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Music

Yamaha acoustics bring out rich tones in dry-sounding rooms

As many pickers will tell you, playing an acoustic guitar in some rooms, like a lounge or bedroom, can result in rather lifeless and dry tones fighting for air. Yamaha is looking to inject some concert hall warmth and vitality into such performances by taking a technology originally developed for its acoustic pianos and installing it in a new range of acoustic guitars. Its TransAcoustic guitars add reverb and chorus effects to the sound coming from the instruments themselves without having to add in external effects or rely on microphones or amplification.Read More

Tablet-sized music player gets a hand on hi-res audio

With the availability of music streaming apps and ever-expanding options of flash drive storage, it's no wonder that mobile devices reign for media consumption. But a new startup is ready to show how bigger can mean better, catering to dedicated enthusiasts and audiophiles alike. The Nativ Sound Vita music player is designed to offer touchscreen access to all music with innovative voice control and wireless multi-room playback.Read More

Review

Review: One Smart Piano learning system

The One Smart Piano learning system promises to have you playing your "first piano piece in minutes" with the help of light up keys and an accompanying app. So how long before a complete novice can tap out something beyond a children's ditty? We sat down at the keys to find out. Read More

Ball-shaped bashers strike a precise MIDI beat

Using samples can bring a convincing level of realism to drum sounds when creating digital music, but the real deal would be even better. You could build yourself a code-controlled Stickboy robotic rhythm master for some authentic paradiddling, or you could make use of a Polish innovation called Perc that marries digital and acoustic beat-making with the help of MIDI commands and ball-ended bashing.Read More

Digital accordion to get a compact cousin

After building a computer/MIDI controller, synthesizer, sequencer and follow-me learning system around a novel musical note arrangement, French startup Dualo started shipping the intriguing du-touch in the latter half of 2014. Next month the company is set to hit crowdfunding platform Kickstarter to bring a smaller version to life – the du-touch S.Read More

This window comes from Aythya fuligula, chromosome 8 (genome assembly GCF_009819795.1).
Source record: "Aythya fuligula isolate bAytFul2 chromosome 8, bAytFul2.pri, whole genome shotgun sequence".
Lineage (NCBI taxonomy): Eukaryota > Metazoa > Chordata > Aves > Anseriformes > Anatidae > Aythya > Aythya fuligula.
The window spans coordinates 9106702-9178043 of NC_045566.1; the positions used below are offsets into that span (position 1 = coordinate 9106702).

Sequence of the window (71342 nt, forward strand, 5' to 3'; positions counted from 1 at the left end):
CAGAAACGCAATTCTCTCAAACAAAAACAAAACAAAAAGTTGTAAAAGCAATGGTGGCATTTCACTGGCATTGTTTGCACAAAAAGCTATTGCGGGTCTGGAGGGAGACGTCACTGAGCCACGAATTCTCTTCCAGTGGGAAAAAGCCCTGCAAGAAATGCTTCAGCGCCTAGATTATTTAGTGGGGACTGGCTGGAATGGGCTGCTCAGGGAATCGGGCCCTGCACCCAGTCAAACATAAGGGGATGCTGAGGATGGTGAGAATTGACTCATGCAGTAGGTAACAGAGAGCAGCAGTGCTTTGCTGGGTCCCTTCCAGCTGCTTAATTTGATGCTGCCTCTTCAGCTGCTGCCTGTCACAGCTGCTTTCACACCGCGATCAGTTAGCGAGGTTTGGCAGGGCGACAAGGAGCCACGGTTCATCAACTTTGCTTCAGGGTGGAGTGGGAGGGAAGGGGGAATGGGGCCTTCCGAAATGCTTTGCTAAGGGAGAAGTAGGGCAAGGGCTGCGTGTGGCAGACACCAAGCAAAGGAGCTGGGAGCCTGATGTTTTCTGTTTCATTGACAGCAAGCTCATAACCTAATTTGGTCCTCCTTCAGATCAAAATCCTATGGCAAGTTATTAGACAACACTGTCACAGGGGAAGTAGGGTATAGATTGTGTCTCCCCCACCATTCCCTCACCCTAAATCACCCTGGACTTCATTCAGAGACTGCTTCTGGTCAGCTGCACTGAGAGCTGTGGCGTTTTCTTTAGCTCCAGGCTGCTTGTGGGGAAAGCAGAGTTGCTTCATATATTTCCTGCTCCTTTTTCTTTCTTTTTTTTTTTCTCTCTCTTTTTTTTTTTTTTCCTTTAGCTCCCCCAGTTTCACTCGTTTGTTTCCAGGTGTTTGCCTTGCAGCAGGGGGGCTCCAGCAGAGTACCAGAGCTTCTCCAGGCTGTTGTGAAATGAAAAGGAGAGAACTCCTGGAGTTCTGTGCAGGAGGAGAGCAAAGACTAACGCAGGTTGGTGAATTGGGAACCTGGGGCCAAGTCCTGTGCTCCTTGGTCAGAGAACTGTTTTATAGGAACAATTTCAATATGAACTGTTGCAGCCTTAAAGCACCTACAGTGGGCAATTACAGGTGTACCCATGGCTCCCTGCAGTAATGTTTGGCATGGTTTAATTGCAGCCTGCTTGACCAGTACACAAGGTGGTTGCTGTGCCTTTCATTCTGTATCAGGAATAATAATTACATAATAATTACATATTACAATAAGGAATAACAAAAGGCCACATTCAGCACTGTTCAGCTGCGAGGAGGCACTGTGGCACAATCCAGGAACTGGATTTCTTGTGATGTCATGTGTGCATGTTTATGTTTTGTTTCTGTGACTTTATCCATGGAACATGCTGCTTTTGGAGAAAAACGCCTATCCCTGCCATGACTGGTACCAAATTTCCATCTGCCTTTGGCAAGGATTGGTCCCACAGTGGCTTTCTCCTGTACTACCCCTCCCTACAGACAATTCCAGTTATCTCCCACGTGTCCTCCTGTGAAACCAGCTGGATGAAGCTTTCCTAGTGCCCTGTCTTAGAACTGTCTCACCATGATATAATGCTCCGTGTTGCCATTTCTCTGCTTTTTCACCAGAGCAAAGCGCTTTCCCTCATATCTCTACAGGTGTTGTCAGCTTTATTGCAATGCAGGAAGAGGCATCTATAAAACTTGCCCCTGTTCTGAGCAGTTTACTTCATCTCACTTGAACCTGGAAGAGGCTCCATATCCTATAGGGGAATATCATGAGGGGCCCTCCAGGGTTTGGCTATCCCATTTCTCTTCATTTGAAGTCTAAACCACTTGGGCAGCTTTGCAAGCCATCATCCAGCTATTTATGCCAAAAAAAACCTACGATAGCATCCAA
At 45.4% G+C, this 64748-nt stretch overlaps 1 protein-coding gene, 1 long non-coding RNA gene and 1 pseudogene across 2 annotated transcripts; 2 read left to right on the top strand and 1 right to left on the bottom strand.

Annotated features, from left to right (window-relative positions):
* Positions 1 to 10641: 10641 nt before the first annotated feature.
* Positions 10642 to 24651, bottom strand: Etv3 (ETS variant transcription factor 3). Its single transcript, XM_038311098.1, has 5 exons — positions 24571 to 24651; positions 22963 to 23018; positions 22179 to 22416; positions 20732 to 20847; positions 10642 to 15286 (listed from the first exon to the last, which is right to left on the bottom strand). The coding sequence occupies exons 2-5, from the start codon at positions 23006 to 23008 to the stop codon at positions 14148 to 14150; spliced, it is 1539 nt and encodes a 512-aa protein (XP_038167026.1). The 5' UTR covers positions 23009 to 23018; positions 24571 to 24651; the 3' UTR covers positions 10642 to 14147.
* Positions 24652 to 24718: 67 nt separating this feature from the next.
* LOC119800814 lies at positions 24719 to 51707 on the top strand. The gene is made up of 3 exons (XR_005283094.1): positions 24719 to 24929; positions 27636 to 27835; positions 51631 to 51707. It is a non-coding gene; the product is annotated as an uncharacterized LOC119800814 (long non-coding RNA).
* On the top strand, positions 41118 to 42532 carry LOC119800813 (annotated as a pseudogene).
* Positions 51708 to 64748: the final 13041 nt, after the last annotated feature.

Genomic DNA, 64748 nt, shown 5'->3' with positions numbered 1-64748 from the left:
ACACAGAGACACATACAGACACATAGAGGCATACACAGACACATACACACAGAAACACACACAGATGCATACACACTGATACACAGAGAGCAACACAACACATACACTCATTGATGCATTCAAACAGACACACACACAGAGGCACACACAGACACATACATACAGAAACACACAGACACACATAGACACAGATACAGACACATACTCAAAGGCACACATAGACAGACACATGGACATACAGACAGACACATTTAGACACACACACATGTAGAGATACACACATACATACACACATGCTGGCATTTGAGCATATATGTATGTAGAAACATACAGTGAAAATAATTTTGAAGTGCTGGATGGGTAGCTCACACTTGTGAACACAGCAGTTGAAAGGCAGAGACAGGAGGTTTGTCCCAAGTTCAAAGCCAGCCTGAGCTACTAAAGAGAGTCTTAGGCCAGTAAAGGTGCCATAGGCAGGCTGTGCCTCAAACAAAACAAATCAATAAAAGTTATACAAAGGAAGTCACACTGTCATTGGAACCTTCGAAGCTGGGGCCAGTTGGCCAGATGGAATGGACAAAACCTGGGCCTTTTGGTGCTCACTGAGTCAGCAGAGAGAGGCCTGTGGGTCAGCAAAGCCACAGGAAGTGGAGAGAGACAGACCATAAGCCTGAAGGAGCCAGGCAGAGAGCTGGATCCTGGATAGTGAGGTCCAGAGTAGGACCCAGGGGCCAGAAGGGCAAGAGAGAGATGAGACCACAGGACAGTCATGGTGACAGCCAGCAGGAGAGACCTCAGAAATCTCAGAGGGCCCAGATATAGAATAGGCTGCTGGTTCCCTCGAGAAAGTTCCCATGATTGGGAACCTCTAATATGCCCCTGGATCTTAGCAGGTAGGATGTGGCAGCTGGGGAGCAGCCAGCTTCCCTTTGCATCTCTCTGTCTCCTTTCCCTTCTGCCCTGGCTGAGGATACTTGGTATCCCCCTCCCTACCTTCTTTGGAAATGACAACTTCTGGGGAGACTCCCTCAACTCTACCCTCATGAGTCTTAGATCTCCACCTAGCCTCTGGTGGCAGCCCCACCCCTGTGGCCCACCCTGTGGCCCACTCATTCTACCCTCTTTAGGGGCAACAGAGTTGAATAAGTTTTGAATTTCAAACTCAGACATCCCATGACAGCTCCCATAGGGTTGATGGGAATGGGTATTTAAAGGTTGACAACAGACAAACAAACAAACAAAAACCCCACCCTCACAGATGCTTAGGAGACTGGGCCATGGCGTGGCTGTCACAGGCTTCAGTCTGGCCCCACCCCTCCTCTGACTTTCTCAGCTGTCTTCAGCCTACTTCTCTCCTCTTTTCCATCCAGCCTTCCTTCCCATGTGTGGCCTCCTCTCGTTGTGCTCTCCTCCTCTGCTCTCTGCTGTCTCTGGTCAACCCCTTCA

Hybrid guitar blends electric twang with acoustic pop

Musicians needing to pick away at the strings of an electric and acoustic during the same set will usually find precious van space being given over to separate instruments. The Hybrid 55 from Michael Kelly Guitars is capable of producing either electric or acoustic tones, or a blend of both.Read More

Modern take on rock classic takes flight

Back in January, 660 Guitars made a company and product debut at California's Winter NAMM Show with the aluminum-bodied Patriot guitar. Now the Texan guitar builders have officially added a thoroughly modern version of Gibson's iconic Flying V to the American-made guitar line. Meet the Aviator AV27.Read More

Slide on chord shaper will have you strumming in minutes

Learning to play guitar like an axe god isn't easy. It takes time and dedication and many, many hours of study. Hardly surprising, then, that many would-be noodlers give up even before the first calluses start to form. We've been introduced to a good many teaching aids over the years, including those which light up the fretboard, others that transform learning into addictive games and even complicated keyboard-like overlays. University of Texas graduate Alex Levine says that his Guitar Now system will have students playing three major chords in minutes, allowing players to strum along to hundreds of songs by the likes of Taylor Swift, The Beatles and the Foo Fighters in no time.Read More

Loopa lets you sing to yourself

Recording vocals and then replaying them in a loop to sing over the top of can involve a complicated mix of hardware and software, and some technical know-how to bring them seamlessly together. UK-based Sonuus is looking to put loop control in a singer's hands. The Loopa is billed as the world's first microphone that puts loop and overdub controls on the mic itself.Read More

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